In 2020, COVID 19 was the elephant in the room, with its impact being felt across the globe on life and the economy. While the first part of 2021 was about stepping outside homes and starting to live with COVID-19, inflation is the new elephant in the latter part of 2021 till today.
To jump-start, the battered economy, governments and central banks across the globe resorted to ultra-loose fiscal and monetary policy. Although these policies helped restart economic activity, the pent-up demand and supply chain issues led to skyrocketing inflation.
The Russia-Ukraine conflict has only added to the woes, as commodity shortages have pushed the prices even further. Because of this, the inflation in the US has been reaching levels last seen 40yrs ago. Last week the inflation number for May 2022 came in higher (8.6%) than expected (8.3%)
Did the market price in the rate hike?
Drawing from the last FOMC meet (4th May) coupled with the expectation of inflation peaking out, the markets were expecting a 50 bps hike, but the May 2022 inflation numbers made them re-assess their rate hike expectations.
Ahead of the policy meet, the broader markets reacted negatively, with S&P 500 and Nasdaq 100 shedding ~4% in a single day (13th June, 2022). Even the 10 years US treasury yields rose in cohesion by about 35 bps and touched the 3.5% levels.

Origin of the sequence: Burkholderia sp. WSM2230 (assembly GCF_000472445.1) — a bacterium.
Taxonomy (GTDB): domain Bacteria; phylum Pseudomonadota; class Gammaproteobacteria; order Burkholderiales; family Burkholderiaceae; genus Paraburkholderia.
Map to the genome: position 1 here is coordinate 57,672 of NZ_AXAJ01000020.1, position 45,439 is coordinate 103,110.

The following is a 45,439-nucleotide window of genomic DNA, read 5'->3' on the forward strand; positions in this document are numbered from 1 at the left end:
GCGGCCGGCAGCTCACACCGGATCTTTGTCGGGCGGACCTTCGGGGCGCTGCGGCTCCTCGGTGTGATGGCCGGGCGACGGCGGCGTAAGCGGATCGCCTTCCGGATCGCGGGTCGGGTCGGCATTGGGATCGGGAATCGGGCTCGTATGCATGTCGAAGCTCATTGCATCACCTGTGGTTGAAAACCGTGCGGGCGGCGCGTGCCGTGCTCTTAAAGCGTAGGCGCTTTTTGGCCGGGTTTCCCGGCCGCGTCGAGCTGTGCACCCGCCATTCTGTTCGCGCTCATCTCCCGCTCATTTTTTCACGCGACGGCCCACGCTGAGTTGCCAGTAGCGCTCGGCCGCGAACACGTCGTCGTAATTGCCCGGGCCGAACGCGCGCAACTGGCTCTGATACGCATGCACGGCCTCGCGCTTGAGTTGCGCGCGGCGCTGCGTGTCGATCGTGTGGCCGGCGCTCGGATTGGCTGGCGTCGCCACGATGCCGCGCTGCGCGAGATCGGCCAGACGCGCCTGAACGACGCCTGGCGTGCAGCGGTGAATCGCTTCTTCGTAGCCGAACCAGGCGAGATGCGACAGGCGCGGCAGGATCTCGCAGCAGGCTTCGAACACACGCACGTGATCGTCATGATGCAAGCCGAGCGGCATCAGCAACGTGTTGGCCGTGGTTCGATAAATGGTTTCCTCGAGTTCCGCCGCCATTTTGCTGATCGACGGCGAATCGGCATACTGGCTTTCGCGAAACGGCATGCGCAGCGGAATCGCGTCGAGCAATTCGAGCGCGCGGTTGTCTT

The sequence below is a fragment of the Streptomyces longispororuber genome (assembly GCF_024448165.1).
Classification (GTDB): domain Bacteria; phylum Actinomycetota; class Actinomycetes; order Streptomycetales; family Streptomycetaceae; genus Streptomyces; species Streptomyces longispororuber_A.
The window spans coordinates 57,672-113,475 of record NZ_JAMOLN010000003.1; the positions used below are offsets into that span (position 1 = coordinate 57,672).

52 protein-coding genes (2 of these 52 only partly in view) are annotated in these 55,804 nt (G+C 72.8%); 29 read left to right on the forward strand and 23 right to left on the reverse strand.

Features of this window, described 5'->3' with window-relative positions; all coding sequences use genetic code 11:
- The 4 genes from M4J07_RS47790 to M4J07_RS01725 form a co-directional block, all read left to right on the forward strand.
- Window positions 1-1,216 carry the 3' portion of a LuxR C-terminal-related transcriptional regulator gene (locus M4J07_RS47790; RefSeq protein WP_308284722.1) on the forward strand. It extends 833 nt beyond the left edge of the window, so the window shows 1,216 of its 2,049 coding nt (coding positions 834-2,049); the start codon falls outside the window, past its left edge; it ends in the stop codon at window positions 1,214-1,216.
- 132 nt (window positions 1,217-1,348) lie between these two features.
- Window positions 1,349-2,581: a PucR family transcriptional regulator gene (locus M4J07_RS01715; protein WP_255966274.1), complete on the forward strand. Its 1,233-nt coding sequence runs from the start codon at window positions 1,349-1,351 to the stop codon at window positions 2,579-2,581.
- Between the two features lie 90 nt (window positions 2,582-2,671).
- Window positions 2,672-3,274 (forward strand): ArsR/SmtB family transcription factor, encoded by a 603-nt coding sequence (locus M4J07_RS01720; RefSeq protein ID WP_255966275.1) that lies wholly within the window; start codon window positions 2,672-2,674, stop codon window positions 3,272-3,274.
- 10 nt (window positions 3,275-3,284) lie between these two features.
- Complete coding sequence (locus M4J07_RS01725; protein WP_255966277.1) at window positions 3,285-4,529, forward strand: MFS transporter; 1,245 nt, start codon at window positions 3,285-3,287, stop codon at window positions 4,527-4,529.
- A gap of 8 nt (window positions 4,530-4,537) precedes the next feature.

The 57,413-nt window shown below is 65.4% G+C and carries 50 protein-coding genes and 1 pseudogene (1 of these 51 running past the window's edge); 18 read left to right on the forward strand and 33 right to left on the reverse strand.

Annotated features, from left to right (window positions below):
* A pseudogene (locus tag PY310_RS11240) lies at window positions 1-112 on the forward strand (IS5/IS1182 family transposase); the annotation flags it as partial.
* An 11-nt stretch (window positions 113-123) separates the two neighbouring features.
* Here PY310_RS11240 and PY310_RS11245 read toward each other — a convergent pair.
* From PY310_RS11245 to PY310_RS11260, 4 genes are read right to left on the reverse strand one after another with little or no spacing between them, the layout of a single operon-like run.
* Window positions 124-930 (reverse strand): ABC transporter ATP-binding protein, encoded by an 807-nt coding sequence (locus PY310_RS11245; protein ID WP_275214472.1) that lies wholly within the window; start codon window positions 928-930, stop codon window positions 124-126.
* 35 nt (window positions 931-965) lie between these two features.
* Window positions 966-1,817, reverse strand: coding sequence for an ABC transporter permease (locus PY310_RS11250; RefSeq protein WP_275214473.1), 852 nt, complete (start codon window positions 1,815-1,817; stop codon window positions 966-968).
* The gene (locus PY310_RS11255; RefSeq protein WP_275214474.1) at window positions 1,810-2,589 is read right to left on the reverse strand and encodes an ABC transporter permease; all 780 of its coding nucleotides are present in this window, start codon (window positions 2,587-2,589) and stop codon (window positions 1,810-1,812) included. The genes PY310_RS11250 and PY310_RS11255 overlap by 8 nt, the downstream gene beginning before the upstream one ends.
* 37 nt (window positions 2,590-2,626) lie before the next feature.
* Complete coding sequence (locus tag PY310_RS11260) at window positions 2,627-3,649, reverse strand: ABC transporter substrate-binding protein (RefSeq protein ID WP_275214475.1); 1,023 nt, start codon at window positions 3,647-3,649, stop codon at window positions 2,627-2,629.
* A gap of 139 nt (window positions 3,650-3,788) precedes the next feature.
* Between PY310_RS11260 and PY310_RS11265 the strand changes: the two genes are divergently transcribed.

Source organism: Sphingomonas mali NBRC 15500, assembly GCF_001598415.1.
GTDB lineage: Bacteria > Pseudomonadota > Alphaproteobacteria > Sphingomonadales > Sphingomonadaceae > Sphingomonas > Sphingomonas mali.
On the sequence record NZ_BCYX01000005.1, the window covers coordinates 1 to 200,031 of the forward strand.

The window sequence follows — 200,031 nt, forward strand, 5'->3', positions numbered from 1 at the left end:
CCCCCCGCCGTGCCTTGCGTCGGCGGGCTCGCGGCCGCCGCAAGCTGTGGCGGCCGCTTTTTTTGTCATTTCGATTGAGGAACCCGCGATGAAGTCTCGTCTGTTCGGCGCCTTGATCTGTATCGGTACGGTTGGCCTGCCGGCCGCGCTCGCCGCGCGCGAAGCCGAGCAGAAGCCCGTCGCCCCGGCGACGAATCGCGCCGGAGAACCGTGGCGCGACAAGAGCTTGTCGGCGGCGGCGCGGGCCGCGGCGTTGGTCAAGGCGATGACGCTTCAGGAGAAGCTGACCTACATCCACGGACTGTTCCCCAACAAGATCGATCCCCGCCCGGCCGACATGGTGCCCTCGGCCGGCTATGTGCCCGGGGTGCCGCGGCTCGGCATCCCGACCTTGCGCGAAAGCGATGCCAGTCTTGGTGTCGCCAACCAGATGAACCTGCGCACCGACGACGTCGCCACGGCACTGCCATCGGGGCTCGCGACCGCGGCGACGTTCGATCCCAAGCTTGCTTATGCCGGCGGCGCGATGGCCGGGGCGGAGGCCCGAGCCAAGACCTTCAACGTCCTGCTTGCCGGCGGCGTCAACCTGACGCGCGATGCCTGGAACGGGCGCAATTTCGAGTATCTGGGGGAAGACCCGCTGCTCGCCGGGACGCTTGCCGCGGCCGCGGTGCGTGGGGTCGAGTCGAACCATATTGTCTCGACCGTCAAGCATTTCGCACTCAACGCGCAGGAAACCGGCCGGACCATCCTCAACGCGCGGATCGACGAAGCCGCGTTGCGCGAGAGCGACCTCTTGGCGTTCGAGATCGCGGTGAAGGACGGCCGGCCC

Addressing the issue?
The sticky inflation has resulted from the mismatch in demand and supply. The Fed explicitly mentioned that ‘supply-side constraints have been larger and longer than anticipated’. One may read it as it being beyond their control, and hence they would look to curb the demand to restore the balance.
Since the beginning of 2022, Fed has been trying to reduce the money supply by going for aggressive rate hikes. Continuing on the expected path, the Federal Reserve decided to raise the interest rate by 75 bps taking the Fed Funds rate in the range of 1.5%-1.75%. The 75bps rate hike is the highest since 1994.
Despite a hawkish move by the FED, the S&P 500 and Nasdaq 100 advanced by 1.4% and ~3% respectively even yield of 10 year US treasury softened by 6 bps to close at 3.44%.
Taking cues from the FOMC statement, we expect aggressive rate hikes going forward to ease inflationary pressures. However, chairman J. Powell also noted that he does not expect a 75 bps rate hike to be a common thing going ahead.
The FED members expect rate hikes to the tune of 175 bps during the remaining of 2022. One way to look at this as 75 bps hike in July followed by a 50 bps and 2 X 25 bps in the remaining three meetings. It will be prudent to acknowledge that the rapidly evolving situation will guide the actions of FOMC and shall be sensitive to new realities.
Author – Zain Iqbal, Research Analyst, Passive Funds
Co- author – Anuj Desai, Research Analyst, Passive Funds
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